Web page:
The Marks Gate DIY Streets project recently featured in the Barking and Dagenham Post, which was exciting. The full range of concept designs can still be seen in a display at the Marks Gate Community Centre, where we welcome comments in the feedback box. Some of these designs are shown in the article and a previous blog on this site.
The designs can also be seen in maps, which you can find at the following links:
We will be running a Final Ambitions drop-in from 6-7.30pm on 23rd February at Marks Gate Community Centre to discuss the designs with residents.
Feedback from people who read the article ranged from comments about where to paint in Marks Gate to whether the designs were suitable for partially sighted users. Below are some of our responses.
“Im no designer but sure save some of that money of yours and maybe paint the blocks of flats!? People drive through marksgate and see the buildings not whats on the pavement!… Id also like to mention that the seating area outside the shops are a bad idea! It will make the youth that loiter in that area become very comfortable late at night and I can only imagine that it will cause alot of ASB issues within that close vacinity!”
While we’re happy to pass on recommendations about painting the buildings in Marks Gate to the relevant housing officer, the DIY Streets project’s focus is on the public Highway. While working on minor complimentary measures for enhancing the surround, such as the subway painting that’s been delivered and the ongoing artwork for the Rose Lane shop shutters, we are primarily redesigning roads and footways to make them safer and more attractive. We have worked with the community to identify local issues and come up with design solutions. The Yellow Brick Road is one such idea and was thought up by a group of parents at a workshop we ran at the school.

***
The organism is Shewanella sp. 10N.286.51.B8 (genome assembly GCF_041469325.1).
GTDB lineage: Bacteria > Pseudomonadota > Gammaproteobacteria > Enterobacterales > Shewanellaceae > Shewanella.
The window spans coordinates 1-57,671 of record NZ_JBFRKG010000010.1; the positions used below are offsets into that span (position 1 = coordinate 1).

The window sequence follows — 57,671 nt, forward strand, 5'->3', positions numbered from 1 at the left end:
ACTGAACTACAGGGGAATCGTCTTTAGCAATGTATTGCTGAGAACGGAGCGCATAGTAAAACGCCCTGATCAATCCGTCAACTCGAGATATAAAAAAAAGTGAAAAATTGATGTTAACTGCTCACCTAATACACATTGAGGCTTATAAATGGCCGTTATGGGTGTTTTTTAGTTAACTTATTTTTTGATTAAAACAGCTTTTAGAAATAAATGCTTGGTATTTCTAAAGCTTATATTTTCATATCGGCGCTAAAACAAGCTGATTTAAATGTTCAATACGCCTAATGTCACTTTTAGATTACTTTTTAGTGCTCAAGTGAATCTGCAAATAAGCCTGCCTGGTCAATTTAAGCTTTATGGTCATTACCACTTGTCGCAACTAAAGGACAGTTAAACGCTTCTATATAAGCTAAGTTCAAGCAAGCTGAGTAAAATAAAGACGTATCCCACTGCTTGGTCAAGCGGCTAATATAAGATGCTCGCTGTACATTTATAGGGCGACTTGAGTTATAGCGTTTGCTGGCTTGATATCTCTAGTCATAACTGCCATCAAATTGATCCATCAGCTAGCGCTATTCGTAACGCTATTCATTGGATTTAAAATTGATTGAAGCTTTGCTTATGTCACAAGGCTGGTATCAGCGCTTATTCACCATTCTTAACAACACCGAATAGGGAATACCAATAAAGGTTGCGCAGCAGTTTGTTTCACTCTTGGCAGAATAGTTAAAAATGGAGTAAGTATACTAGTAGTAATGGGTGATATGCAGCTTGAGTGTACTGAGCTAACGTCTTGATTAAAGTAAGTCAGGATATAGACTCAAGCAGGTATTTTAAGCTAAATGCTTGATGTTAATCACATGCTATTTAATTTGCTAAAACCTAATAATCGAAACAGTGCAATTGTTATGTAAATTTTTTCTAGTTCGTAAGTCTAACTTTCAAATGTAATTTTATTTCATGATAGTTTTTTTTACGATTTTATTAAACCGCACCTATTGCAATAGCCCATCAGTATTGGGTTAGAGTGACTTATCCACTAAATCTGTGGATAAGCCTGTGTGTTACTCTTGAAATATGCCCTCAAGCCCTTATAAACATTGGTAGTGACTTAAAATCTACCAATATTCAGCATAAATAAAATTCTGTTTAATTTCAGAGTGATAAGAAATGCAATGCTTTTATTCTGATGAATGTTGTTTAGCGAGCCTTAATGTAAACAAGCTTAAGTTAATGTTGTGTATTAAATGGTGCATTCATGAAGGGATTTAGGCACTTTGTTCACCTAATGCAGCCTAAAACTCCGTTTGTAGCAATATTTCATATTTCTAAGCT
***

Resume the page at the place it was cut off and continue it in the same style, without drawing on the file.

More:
The shutters along Rose Lane are a work in progress and won’t be completed until the artist Tom Berry is back from holiday. We can’t wait to see the birds take flight!
We will be running a seating trial on Rose Lane from 26th March to 10th April with events and close monitoring. Our surveys show 13.1% of people recommend more seating as a way of encouraging socialising in the area, which was second only to a social space with 14.8%. 72% felt the area doesn’t currently offer space to socialise. We are happy to hear from more residents on this issue and either move the seating or design it out of the plans. If the public realm is well designed it can attract more positive use and help tackle ASB.
Other comments were about blind and partially sighted pedestrian use of the space.
“Shared surfaces rely on eye contact between pedestrians and drivers – so this completely fails to take into account the needs of blind and partially sighted people.”
We are creating the sense of a shared space, not a shared space. We are raising the level of the street along a small stretch of Rose Lane and de-cluttering the area, but will still separate people on foot from people in cars.
“Navigating the street without designated crossing points will mean depending on drivers to notice and stop when a blind or partially sighted person wants to cross. I am seriously worried about safety issues and want to see safe crossings included in street design.”